Photo: Chris Rocco
Moe Pope would love to rap about money, girls, and drugs, but over time, as he has watched injustices like police brutality toward unarmed black men go unpunished, it became clear to him that STL GLD, a collaboration between him and Cambridge-based producer The Arcitype, needed to strive for something bigger than a message of materialism.
Their mind-meld took the form of Torch Song, the 17 track project which brought home the hardware for Album of The Year at the Boston Music Awards this past December.
Their sophomore effort features politically charged songs like Hold On, I Can’t Breathe, and Good, but the duo originally planned to record a more apolitical album, and Pope decided he couldn’t ignore what was going on around him.
He says he decided to apply his anger toward systemic racism into the new music he was writing earlier last year.
“Torch Song started out as a really happy record, actually. It wasn’t even called Torch Song to begin with. I wanted it to be sort of an 80’s hip-hop fusion record, but after watching scores of unarmed black men being shot by police and nobody going to jail for it, and sometimes being applauded for it, weighed heavily on me as a black man. I could be pulled over, I could be seen as a threat, and who would stick up for me?”
As the lyrics evolved, The Arcitype’s beats followed suit, becoming a more moody soundscape for Pope’s political bars.
Growing up, hip-hop represented more than just a music genre to the Roxbury native – it was a mindset, a way of life. But he originally grew up listening to rock and punk groups like Prince and The Clash.It wasn’t until his mother took him to a record store when he was in middle school where he became obsessed with artists like New Edition, Slick Rick, and DJ Jazzy Jeff and the Fresh Prince.
“If you grow up in the inner city, you’re essentially being born into hip-hop, it’s not just something you listen to. It’s in everything we, as brown people, do in the inner city. It’s a part of how we breathe, walk, and how we talk. [Hip-Hop] wasn’t my first love, but it lived in me from the second I stepped foot into Roxbury.”
Pope has dedicated his life to his craft, and has set high standards for himself. For instance, he refused to attend Boston Calling Music Festival until he had the chance to play it himself. It has always been a goal of his, and on Memorial Day weekend this May that goal will come to fruition, as some of the biggest names in the music industry make their way to Boston for the three-day festival.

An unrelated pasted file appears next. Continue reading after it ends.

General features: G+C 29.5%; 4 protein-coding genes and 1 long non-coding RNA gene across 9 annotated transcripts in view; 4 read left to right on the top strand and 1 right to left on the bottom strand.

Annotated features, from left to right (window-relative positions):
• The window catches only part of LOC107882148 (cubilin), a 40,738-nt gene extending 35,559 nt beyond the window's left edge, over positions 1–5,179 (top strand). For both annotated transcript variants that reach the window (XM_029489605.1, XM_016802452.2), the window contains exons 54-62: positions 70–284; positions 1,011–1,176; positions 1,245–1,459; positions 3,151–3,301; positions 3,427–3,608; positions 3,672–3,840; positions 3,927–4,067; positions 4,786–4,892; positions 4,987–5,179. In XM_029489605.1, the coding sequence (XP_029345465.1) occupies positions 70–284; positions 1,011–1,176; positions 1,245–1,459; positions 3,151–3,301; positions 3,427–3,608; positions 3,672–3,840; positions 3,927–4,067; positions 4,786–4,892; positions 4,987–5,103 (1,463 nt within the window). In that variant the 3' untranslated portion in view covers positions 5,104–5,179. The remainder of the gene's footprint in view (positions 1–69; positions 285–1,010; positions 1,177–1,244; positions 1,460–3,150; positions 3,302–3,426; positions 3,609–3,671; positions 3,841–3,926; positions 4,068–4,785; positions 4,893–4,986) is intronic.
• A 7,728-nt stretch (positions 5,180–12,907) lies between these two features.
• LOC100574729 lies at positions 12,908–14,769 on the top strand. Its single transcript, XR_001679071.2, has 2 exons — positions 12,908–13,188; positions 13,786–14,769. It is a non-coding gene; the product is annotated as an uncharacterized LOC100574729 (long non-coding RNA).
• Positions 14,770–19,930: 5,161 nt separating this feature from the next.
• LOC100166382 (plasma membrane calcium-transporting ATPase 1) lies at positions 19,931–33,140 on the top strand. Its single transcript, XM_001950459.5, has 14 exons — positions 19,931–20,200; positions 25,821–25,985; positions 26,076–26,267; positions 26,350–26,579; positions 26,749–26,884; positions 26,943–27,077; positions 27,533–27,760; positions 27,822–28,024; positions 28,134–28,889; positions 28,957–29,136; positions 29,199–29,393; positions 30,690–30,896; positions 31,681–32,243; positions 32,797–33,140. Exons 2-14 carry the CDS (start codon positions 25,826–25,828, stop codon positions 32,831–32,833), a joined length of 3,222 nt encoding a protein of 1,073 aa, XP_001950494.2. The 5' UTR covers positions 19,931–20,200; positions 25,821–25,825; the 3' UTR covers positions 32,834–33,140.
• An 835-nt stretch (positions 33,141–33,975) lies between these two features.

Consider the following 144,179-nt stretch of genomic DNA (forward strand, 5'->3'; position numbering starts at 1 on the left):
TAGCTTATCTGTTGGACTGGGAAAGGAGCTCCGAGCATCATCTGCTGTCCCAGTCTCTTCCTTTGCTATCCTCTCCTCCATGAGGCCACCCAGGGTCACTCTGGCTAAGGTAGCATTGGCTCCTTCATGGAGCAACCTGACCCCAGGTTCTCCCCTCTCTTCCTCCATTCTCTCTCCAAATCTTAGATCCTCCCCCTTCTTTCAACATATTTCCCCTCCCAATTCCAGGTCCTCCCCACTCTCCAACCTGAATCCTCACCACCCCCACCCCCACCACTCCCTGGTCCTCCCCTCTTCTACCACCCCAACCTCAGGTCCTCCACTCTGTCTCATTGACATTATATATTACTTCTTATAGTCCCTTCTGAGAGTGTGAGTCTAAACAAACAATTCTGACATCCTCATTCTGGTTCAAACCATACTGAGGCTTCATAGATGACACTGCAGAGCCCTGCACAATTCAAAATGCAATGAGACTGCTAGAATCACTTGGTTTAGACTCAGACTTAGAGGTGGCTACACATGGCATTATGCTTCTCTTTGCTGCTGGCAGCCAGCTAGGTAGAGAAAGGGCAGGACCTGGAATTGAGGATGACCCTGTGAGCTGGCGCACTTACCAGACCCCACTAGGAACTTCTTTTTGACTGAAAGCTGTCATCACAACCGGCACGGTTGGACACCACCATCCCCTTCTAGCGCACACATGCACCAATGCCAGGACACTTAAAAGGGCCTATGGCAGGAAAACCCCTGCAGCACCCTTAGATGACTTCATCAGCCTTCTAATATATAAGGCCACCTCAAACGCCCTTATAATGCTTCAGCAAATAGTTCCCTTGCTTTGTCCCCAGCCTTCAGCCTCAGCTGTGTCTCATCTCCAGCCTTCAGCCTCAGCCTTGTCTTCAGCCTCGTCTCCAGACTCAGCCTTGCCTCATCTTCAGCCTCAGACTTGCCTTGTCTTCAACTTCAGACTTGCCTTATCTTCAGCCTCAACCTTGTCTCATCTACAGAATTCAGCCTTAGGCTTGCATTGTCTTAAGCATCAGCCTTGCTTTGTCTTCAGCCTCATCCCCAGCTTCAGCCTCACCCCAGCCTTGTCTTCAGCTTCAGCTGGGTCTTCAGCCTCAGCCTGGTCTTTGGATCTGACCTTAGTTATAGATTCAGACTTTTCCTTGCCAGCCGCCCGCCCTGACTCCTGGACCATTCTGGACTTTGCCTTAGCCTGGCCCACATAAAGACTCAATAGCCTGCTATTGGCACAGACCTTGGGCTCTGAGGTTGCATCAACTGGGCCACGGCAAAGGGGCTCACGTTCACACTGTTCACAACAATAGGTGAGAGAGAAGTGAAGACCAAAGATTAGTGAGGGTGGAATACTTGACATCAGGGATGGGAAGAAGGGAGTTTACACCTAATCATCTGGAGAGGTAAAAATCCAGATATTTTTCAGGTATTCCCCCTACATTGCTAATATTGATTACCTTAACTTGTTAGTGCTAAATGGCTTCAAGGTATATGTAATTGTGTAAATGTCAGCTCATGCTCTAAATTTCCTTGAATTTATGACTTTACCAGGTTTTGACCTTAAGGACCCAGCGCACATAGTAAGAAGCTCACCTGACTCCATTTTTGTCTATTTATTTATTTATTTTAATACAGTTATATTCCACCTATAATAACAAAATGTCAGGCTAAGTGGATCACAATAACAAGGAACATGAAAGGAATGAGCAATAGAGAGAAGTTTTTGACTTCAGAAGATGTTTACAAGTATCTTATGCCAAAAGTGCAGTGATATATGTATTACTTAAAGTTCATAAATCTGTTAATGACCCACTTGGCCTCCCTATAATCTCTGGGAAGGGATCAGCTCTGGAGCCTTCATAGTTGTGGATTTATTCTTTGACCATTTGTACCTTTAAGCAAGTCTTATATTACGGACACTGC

STL GLD will have their chance at repping their hometown on the closing night at the Harvard Athletic Complex, taking the stage the same day as Eminem, who will close out the festival out on May 27.
Pope hopes that the heavy, thought-provoking messages in STL GLD’s will resonate with festival-goers.
“I’m hoping [the message] goes over perfectly fine, because in the end, it’s the truth, and it’s what a lot of people in the inner-city believe. That’s a large community of people across the whole country that know something is wrong. The problem is that people jump to dismiss others instead of listening, everyone has to say their piece. But I think if we all just listen and hear the message [in the music], magical things can happen.”
As much as Pope respects music in a wide array of genres, he still feels like many of the current chart-toppers are singing about trivial things rather than speaking up against injustice and hate.
“I mean, I love indie rock, but they’re saying nothing. They’re singing about rainbows and mountains, but they really don’t touch on anything that’s going on in the world, and that, to me, is horrific. Politicians call out hip-hop artists and tell us we’re saying horrible things, but some of us are actually saying something real, whether you agree or not.”
Music with a strong social message is like a magnet for Pope, and because of that attraction, he appreciates the platform that the GRAMMYs gave to artists like Kendrick Lamar and Kesha to spread their messages of protest and unity in the face of racism and gender inequality, as well as the “Time’s Up” discussion and the “Me Too” movement.
“[The Me Too Movement] is something we can all stand up for and say ‘I’m a male, and I don’t know what it’s like to be a female, but I can sit here and listen,’ and when I listen, I might try and change the way I approach another female, I might change how I raise my daughters, and that costs you nothing. It costs you nothing to listen.”
While Pope certainly does enjoy the more hedonistic side of rap music, he also knows that there is a time and place to be real and to have a voice that is straight to the point with a message of truth.
“Times are so dire, that [STL GLD] felt it was needed, where so many people in hip-hop right now are singing about things that are just an escape… I love that kind of music too, don’t get me wrong, but if everyone is singing about the fantasies we have and the material things we want, that means there aren’t enough people talking about things that matter, and saying things that can help people through tough times.”